Thank you, Members of the Commission, for providing the opportunity to provide testimony here today. My name is Sarah Walker and I am the Chief Operating Officer of 180 Degrees, Inc. and co-founder of the Minnesota Second Chance Coalition.
I am also a member of the Board of the Prison Policy Initiative, a Massachusetts-based non-partisan, non-profit center which for the last decade has been the leading organization studying how the U.S. Census counts people in prison and working to quantify the policy and legal implications flowing from those technical decisions. The issue of prison-based gerrymandering is also on the Second Chance Coalition’s Legislative Policy Agenda, and we supported the passage of S.F. No. 3097, introduced by Senator Higgins, and H.F. 3536 introduced by Rep. Champion during the last legislative session.
Each decade, Minnesota redraws its legislative districts on the basis of population to ensure that each district contains the same population as other districts. In this way, all residents are given the same access to representation and government, fulfilling the Supreme Court’s “one person, one vote” rule.
However, the Census Bureau’s practice of counting incarcerated people as residents of the prison location, instead of their home communities, results in significant distortions in achieving fair representation. Minnesota uses Census Bureau data for redistricting purposes, engaging in prison-based gerrymandering, even though Article VII, § 2 of the Minnesota Constitution says that a person’s residence does not change upon incarceration.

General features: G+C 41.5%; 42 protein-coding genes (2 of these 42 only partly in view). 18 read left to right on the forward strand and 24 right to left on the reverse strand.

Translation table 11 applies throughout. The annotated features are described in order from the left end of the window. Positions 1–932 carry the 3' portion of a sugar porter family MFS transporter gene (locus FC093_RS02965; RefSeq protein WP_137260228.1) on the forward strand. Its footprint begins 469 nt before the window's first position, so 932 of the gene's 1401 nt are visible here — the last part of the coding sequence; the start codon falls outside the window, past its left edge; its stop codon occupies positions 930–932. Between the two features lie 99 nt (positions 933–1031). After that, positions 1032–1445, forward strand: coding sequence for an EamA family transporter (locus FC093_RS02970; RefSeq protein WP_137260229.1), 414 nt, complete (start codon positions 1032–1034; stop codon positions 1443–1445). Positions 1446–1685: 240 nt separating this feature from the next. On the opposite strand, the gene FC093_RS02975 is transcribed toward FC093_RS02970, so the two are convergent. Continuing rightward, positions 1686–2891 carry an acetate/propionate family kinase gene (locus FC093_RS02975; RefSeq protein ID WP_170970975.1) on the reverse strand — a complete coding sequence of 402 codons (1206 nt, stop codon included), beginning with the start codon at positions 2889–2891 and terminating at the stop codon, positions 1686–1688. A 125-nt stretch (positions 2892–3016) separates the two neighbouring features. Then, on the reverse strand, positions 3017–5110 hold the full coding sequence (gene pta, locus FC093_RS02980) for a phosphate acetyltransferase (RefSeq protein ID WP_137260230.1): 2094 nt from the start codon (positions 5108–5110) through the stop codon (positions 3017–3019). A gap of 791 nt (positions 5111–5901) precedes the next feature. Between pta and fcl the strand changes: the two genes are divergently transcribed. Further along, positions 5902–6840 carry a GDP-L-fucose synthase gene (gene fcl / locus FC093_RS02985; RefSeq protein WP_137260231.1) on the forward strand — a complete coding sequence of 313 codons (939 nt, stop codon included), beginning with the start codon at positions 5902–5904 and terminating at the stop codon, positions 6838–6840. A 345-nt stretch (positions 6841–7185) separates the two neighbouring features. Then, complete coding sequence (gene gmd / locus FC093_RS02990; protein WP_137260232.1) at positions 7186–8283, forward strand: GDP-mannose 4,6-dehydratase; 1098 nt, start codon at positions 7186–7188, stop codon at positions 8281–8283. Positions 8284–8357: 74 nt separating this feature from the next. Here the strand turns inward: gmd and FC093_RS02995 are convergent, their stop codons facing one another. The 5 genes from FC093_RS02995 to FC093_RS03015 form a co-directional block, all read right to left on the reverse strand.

The problem in Minnesota is wide-spread; currently there are 10 Minnesota House districts where state and federal prison populations were counted as residents during the last redistricting cycle, significantly enhancing the weight of a vote cast in those districts. This also dilutes the votes of everyone who does not have a large prison in their district.
Minnesota could follow the example of other states that have already ensured the end of prison-based gerrymandering within their borders. New York, Maryland and Delaware, soon to the joined by California, have all ensured the end of prison-based gerrymandering though legislative requirements that incarcerated people be counted at home for redistricting purposes.
Crediting all of Minnesota’s incarcerated people to a few locations enhances the political clout of the people who live near prisons, while diluting voting power of all other Minnesotans. Ending prison-based gerrymandering before the next redistricting cycle will ensure that no one gets more of a vote just because they happen to live near a large prison.
Prison Based-Gerrymandering: Minnesota Citizens Redistricting Commission – September 19, 2011